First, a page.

27.11.1913 Old Bursary, Exeter College

'... and the report of Mr A.M. Bell of his mission, as representative of the Society, to the International Archaeological Congress at Ghent in August, 1913, was taken as read. It was further decided, on the motion of Mr Manning, to publish this report in the Oxford Times.' 'In Public Business Mr Manning exhibited certain late-Keltic objects and argued from them a close connection between Britain and North France in that period. Dr Farnell made a communication on the use, in Greece, of [blank] in connection with an idol in the 4th century B.C., and Mr Marett concerning the excavation of a round barrow in Jersey. Other objects were exhibited by Miss Bailey, Mr Coltart, Mr Carline and the Secretary.' 28 members were present


Professor Baldwin Spencer read a paper on 'The Life of the Australian Tribesmen', illustrated with a Kinematograph and a phonograph. Balfour gave vote of thanks. 135 members were present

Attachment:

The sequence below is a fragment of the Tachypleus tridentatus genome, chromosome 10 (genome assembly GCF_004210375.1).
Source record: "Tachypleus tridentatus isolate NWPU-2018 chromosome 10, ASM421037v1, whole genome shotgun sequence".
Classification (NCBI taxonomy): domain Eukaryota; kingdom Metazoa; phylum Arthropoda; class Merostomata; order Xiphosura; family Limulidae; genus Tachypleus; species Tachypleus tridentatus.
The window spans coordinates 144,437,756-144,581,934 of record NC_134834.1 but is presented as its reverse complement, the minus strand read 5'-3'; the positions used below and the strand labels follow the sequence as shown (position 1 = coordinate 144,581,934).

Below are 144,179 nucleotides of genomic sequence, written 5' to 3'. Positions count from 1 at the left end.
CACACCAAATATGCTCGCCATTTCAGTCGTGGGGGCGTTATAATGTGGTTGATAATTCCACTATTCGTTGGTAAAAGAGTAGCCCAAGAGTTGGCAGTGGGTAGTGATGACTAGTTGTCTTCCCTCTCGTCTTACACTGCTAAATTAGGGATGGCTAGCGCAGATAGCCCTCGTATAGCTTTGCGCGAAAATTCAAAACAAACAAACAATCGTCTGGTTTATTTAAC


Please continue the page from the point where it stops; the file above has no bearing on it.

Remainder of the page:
[Note: In Spencer's Last Journey [Marett and Penniman [eds], 1931: Clarendon Press] in the Memoir written by Marett, he reports, 'I may, perhaps, be allowed to mention here that my first experience of the cinematograph, used moreover in the most ingenious conjunction with the phonograph, was provided by Spencer at Oxford when he brought back from his Trans-continental expedition of 1901 these visible and audible records of the unimaginable human life of the Central deserts' [Marett, 1931: 39]

5.2.1914 Jesus College

Prof H.T. Fleure read paper on 'Racial types of Wales' with introductory remarks by Dr James. 52 members and visitors were present

12.2.1914 Examination Schools, in conjunction with Oxford Folk-Music Society and English Folk-Dance Society (Oxford branch)

Francis Darwin read paper on Folk dances, accompanied by lantern slides 'and musical demonstration on the tabor and pipe.' 'After this Mr Marett exhibited some objects sent by Mr Manning, and spoke of the anthropological interest of the dances and their ritual meaning. Dances and songs were then performed, and, after a vote of thanks to the dancers had been passed, the meeting adjourned...'. 110 members and visitors were present

19.2.1914 New College

Georges Davy read paper on 'La Sociologie Française; Durkheim et son Ecole.' 12 members present